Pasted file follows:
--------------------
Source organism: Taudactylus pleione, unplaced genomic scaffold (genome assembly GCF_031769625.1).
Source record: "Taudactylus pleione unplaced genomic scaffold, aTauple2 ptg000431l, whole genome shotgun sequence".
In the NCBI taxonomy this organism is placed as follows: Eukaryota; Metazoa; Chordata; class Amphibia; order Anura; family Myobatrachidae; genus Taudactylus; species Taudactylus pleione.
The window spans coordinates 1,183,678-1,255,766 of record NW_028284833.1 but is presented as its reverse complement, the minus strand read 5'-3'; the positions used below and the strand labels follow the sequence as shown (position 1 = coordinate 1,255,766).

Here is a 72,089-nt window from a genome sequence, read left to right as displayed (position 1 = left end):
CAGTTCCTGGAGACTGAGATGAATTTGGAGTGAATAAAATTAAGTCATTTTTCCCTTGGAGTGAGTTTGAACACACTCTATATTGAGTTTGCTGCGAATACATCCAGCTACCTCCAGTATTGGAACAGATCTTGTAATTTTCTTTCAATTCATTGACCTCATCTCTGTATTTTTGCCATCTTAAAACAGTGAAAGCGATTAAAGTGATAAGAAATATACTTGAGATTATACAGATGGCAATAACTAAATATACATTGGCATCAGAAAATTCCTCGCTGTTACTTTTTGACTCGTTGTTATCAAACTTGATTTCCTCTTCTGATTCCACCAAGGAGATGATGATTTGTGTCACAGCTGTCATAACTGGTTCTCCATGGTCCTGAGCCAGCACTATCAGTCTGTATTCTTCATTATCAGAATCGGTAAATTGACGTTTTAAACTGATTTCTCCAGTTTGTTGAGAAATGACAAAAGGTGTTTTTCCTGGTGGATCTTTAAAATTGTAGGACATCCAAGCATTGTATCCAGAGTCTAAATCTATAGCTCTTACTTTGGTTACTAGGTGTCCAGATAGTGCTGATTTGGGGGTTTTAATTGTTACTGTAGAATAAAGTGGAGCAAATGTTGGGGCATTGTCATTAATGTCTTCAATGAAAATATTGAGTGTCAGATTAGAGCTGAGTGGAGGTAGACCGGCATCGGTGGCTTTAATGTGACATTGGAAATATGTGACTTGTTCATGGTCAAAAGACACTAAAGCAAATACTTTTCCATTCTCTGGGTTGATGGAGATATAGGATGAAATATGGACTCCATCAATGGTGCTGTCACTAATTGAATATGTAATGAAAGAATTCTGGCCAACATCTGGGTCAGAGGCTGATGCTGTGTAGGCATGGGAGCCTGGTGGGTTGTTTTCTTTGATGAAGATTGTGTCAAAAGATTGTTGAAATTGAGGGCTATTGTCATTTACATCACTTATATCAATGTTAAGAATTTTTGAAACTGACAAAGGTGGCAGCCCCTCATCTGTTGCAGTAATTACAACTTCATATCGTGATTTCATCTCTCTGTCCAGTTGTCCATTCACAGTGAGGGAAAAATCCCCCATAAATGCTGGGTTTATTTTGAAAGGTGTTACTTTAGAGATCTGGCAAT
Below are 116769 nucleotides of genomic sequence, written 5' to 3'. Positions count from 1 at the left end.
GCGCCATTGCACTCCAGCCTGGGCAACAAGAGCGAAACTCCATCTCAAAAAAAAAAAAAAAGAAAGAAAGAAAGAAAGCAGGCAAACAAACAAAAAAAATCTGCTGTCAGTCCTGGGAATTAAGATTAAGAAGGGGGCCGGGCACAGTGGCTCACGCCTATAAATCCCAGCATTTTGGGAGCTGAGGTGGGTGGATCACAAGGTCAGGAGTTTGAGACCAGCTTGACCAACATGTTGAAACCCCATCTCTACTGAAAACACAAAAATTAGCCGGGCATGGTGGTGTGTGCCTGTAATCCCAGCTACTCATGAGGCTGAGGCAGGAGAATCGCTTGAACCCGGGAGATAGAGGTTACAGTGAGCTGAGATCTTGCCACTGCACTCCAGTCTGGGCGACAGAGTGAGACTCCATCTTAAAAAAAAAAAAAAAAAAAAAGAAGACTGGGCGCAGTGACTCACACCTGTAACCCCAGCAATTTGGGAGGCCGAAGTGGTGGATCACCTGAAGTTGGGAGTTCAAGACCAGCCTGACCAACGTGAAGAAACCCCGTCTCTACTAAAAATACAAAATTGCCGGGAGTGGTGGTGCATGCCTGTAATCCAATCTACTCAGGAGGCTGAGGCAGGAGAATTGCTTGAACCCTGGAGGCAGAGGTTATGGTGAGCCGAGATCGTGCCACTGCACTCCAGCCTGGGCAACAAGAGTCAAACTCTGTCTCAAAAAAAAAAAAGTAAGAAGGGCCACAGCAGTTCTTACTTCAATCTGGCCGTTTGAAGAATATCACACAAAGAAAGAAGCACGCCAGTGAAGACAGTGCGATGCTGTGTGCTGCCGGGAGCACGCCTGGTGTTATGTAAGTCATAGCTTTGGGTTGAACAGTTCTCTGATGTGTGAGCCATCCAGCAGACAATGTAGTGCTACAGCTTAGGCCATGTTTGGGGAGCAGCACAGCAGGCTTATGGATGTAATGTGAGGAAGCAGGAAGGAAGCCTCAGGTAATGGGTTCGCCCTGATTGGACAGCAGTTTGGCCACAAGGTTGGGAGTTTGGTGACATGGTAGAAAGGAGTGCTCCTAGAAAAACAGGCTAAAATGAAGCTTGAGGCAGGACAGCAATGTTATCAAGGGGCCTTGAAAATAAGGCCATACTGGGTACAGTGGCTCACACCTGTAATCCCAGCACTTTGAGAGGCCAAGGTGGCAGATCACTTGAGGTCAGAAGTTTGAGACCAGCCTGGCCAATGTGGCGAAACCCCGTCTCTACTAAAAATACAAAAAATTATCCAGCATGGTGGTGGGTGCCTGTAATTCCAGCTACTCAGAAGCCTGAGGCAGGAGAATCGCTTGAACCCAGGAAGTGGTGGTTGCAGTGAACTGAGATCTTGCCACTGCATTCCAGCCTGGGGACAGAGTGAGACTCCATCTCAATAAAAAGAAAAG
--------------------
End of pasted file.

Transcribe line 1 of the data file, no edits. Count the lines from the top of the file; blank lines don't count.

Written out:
Source organism: Taudactylus pleione, unplaced genomic scaffold (genome assembly GCF_031769625.1).